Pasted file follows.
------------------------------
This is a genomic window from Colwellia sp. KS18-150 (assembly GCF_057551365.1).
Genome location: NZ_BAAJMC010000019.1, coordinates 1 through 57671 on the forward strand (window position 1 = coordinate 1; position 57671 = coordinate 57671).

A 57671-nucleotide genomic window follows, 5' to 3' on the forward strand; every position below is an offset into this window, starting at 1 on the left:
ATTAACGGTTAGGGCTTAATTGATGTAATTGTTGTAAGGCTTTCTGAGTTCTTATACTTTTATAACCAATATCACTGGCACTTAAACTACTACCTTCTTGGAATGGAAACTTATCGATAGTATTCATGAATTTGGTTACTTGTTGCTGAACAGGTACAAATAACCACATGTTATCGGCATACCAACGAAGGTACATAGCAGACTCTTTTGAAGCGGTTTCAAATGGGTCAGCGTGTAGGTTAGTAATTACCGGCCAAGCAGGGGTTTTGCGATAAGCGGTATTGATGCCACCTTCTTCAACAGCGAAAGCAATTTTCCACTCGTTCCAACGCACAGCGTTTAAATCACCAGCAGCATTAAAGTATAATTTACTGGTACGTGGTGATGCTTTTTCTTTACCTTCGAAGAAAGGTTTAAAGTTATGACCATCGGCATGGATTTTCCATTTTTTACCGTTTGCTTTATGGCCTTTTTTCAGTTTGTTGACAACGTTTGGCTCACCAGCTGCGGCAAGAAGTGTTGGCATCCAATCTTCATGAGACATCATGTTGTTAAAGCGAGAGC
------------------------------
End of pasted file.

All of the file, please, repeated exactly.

This is a genomic window from Colwellia sp. KS18-150 (assembly GCF_057551365.1).
Genome location: NZ_BAAJMC010000019.1, coordinates 1 through 57671 on the forward strand (window position 1 = coordinate 1; position 57671 = coordinate 57671).

A 57671-nucleotide genomic window follows, 5' to 3' on the forward strand; every position below is an offset into this window, starting at 1 on the left:
ATTAACGGTTAGGGCTTAATTGATGTAATTGTTGTAAGGCTTTCTGAGTTCTTATACTTTTATAACCAATATCACTGGCACTTAAACTACTACCTTCTTGGAATGGAAACTTATCGATAGTATTCATGAATTTGGTTACTTGTTGCTGAACAGGTACAAATAACCACATGTTATCGGCATACCAACGAAGGTACATAGCAGACTCTTTTGAAGCGGTTTCAAATGGGTCAGCGTGTAGGTTAGTAATTACCGGCCAAGCAGGGGTTTTGCGATAAGCGGTATTGATGCCACCTTCTTCAACAGCGAAAGCAATTTTCCACTCGTTCCAACGCACAGCGTTTAAATCACCAGCAGCATTAAAGTATAATTTACTGGTACGTGGTGATGCTTTTTCTTTACCTTCGAAGAAAGGTTTAAAGTTATGACCATCGGCATGGATTTTCCATTTTTTACCGTTTGCTTTATGGCCTTTTTTCAGTTTGTTGACAACGTTTGGCTCACCAGCTGCGGCAAGAAGTGTTGGCATCCAATCTTCATGAGACATCATGTTGTTAAAGCGAGAGC